How to Read Like a Writer

Reader

If you’ve hung around here at The Spinning Pen at all, you’ll know a fun fact about us that isn’t very surprising: we all LOVE to read.

Last week, Caleb talked about the Reading Only Challenge he’s embarking on, and I thought I would add a little writing tip to go along with his fantastic idea. Missed his post? Check it out at the link above.  Continue reading

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The Creation of Pain: Adding Depth to Your Stories

Back Pain 1

In our relatively sheltered lives, pain is usually a passing phenomenon – injury or accident; sickness or disease. But what about those that live with daily pain? Those stuck in poverty, starvation/malnutrition, warfare or abuse? All of these should be present somewhere in our stories, even if they remain on the outskirts.  Continue reading

How to Survive in the Creative Darkness

I feel like the only appropriate way to start this post is with a quote from George Washington in “Hamilton” by Lin-Manuel Miranda:

“Check it–

Can I be real a second?

For just a millisecond?

Let down my guard and tell the people how I feel a second?” 

hamilton+washington

It’s one of those seasons for me where everything feels a little darker than usual. There’s a heaviness to the air, in my limbs, and in my soul. Yeah, it’s dramatic, but we’re writers. Drama comes with the territory.

I’m guessing most of you have been in one of these seasons, and if you haven’t, you likely will be at some point in the future. Especially for creatives, the dark seems to follow us around a little more.

So today, when I just don’t know if I can get the words out any other way, I have this bit of encouragement for you–and for myself.  Continue reading

How To Win At Writing After A Conference

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The writer’s conference: There’s little more exciting than the thought of surrounding yourself with a hundred or more people who love words and books as much as you do, and getting to spend anywhere from an afternoon to an entire week learning about the business and how to become better at your craft.

For me, anyway, there’s little more exciting than a good conference. What’s never so good is the re-entry afterward. The introverted side of my personality starts kicking back in, my brain is happy but also exhausted from all of the information I’ve squished into it, and I usually just want to sleep for a few days.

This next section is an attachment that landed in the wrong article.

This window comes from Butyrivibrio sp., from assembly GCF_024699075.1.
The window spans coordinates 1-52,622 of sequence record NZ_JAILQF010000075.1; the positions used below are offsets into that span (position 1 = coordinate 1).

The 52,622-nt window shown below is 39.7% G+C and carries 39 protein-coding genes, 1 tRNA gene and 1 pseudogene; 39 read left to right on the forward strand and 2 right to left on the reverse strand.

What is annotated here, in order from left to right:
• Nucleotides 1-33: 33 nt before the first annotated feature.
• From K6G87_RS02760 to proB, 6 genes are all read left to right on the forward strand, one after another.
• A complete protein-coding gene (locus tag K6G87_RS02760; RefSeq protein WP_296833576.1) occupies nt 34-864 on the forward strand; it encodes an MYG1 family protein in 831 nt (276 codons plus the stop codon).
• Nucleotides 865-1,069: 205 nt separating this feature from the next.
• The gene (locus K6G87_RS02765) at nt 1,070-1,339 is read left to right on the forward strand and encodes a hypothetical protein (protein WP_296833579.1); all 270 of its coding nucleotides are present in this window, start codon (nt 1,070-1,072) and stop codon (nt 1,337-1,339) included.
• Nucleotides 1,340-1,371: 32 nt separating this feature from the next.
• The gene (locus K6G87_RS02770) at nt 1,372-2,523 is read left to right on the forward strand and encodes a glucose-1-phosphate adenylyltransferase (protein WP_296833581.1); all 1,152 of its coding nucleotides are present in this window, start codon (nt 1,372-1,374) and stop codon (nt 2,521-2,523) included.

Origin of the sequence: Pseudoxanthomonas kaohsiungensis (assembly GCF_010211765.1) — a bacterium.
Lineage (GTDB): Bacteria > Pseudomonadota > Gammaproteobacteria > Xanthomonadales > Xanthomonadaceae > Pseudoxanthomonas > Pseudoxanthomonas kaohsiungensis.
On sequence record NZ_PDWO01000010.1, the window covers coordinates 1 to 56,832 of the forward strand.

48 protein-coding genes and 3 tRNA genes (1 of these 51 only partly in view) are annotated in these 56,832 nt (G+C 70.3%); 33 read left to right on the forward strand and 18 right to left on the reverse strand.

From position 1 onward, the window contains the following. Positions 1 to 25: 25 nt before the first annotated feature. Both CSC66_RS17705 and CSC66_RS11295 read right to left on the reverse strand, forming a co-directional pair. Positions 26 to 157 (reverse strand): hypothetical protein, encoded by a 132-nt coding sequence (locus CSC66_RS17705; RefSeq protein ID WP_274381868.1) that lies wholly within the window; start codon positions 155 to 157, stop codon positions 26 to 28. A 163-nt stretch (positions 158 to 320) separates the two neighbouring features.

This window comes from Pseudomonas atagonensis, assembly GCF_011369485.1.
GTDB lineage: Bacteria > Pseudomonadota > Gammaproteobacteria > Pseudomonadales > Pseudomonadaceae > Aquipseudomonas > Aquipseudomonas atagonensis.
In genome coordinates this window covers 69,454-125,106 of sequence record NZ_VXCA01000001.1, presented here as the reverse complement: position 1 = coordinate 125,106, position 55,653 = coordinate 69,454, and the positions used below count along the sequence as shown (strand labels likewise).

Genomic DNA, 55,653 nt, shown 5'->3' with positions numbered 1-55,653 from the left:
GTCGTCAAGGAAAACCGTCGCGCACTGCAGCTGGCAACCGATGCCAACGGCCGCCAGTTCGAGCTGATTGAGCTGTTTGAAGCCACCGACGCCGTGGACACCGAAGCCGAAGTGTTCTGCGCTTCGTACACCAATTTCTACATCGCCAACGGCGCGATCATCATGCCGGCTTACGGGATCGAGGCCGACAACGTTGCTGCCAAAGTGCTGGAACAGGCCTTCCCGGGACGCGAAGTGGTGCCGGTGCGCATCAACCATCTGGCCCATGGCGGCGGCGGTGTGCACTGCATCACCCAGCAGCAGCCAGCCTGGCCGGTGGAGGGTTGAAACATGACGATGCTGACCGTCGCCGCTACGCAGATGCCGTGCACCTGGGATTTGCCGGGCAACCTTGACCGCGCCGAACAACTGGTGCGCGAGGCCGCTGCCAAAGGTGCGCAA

From what I’ve heard from many other writers, this isn’t uncommon. And while it’s enticing to curl up in a cave and hide, the time right after a conference is golden, and we should do what we can to use it well. So here are my best tips for re-entry. Continue reading

The Spinning Pen Girl & Boy’s Writing Tip of the Week

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This lovely depiction of the Spinning Pen Girl is done by Artist and Writer Sarah Kovin Synder. Check that talented girl out here.

As you know, the Spinning Pen Girl always searches for amazing writing resources and loves sharing them with you. Today she wants you to click here for Co-Creator of Author Mentor Match and Author Alexa Donne‘s long list of amazing articles on writing for writers.

Happy Writing!

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SP writer, Nova signing off.

 

 

“What I Learned from a Writing Fiction College Course” by Teen Staff, Noah Dingman

What I learned from a Writing Fiction College Course

noah

Currently, I am enrolled at Edmonds Community College as a Running Start Student, which means I’ve been doing a lot of writing. Sadly not the fun kind of writing I wish I was doing, just a bunch of boring academic essays. I know, gross. Word of advice, when signing up for your first quarter of college classes, don’t pick two five credit English classes; since nobody told me that, that is exactly what I did. I picked the basic English 101 course, and English 161, or a Writing Fiction class. Needless to say I was excited to have an excuse to write fiction for school, but the class I got was much different than I expected. Here’s some things I gleaned from my experience.  Continue reading

Word Count: Tips to Cut it Out!

Critique

“Your novel is too long.”

“Your story would be stronger if you tightened the plot and eliminated the fluff.” 

“If you bring it down to a more appropriate YA word count, I’d be happy to take another look.”

Have you ever heard agents, editors, or critique partners say these things? Have friends or beta readers who have not finished your story because it’s too long?

If so, we have some advice for you.

Continue reading